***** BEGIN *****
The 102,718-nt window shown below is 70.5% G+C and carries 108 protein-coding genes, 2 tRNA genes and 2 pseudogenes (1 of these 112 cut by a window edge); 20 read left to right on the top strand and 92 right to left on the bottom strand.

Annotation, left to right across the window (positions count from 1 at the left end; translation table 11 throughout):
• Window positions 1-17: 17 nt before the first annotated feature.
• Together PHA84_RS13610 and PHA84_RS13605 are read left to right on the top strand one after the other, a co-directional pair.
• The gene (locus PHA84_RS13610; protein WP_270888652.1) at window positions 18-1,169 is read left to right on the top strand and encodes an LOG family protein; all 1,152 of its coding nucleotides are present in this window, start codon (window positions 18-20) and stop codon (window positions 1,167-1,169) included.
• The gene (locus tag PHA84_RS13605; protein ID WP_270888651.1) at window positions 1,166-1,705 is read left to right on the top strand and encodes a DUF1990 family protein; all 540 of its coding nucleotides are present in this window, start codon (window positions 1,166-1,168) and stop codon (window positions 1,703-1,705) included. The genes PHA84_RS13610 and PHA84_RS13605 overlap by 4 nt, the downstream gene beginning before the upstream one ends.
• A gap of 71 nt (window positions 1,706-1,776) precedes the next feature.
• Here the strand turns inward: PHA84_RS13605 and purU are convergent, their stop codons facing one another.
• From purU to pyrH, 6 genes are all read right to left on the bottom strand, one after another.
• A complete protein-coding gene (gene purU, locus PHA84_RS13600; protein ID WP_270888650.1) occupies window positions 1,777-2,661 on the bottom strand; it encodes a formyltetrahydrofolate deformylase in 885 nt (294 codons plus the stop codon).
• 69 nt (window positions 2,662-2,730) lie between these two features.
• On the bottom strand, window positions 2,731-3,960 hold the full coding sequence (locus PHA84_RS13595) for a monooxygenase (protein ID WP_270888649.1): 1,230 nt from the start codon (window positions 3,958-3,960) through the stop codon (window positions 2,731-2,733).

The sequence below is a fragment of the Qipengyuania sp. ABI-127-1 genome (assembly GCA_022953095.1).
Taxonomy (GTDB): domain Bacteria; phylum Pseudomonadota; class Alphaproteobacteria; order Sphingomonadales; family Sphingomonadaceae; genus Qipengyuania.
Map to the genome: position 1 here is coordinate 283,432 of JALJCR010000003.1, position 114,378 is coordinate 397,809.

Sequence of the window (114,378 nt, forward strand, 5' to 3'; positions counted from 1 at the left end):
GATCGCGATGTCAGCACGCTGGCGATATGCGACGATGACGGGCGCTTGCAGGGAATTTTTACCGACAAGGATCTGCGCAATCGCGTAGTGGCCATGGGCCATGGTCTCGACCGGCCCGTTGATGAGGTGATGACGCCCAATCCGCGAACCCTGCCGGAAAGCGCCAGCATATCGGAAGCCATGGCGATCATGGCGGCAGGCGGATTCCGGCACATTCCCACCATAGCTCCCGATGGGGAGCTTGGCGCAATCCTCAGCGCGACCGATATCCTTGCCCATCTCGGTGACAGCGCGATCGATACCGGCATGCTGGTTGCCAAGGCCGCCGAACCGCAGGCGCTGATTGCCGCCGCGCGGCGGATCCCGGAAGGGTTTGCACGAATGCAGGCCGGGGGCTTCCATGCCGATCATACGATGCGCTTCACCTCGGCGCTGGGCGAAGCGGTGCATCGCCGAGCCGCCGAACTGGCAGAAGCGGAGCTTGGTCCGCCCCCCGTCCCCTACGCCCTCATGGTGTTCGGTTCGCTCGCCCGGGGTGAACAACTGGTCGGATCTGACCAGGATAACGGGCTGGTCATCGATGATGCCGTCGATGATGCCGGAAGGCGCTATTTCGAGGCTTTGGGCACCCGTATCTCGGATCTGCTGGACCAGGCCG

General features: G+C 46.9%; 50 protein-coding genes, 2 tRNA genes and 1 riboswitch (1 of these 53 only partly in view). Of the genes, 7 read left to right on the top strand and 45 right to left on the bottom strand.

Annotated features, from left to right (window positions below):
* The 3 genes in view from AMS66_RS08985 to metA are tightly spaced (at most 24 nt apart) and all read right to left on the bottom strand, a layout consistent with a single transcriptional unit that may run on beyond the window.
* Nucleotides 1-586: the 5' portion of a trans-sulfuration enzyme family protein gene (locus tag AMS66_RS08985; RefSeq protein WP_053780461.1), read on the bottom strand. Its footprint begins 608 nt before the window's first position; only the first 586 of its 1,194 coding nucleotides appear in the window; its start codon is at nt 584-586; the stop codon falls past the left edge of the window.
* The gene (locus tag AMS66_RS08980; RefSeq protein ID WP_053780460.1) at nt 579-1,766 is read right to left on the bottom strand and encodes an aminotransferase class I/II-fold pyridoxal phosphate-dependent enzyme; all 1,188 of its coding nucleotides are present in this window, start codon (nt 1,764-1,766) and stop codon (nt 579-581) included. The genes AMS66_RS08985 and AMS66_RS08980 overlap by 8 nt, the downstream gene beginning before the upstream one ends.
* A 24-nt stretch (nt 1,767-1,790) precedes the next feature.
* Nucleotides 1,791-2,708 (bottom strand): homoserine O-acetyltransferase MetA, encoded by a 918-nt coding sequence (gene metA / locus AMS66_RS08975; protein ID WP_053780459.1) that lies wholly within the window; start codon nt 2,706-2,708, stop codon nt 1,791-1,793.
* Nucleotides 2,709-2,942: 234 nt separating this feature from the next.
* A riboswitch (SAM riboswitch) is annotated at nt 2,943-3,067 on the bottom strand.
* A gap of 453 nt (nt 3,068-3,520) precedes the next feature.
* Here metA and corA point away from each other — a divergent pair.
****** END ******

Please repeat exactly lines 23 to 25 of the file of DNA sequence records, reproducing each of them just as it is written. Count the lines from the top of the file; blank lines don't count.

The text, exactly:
* A 24-nt stretch (nt 1,767-1,790) precedes the next feature.
* Nucleotides 1,791-2,708 (bottom strand): homoserine O-acetyltransferase MetA, encoded by a 918-nt coding sequence (gene metA / locus AMS66_RS08975; protein ID WP_053780459.1) that lies wholly within the window; start codon nt 2,706-2,708, stop codon nt 1,791-1,793.
* Nucleotides 2,709-2,942: 234 nt separating this feature from the next.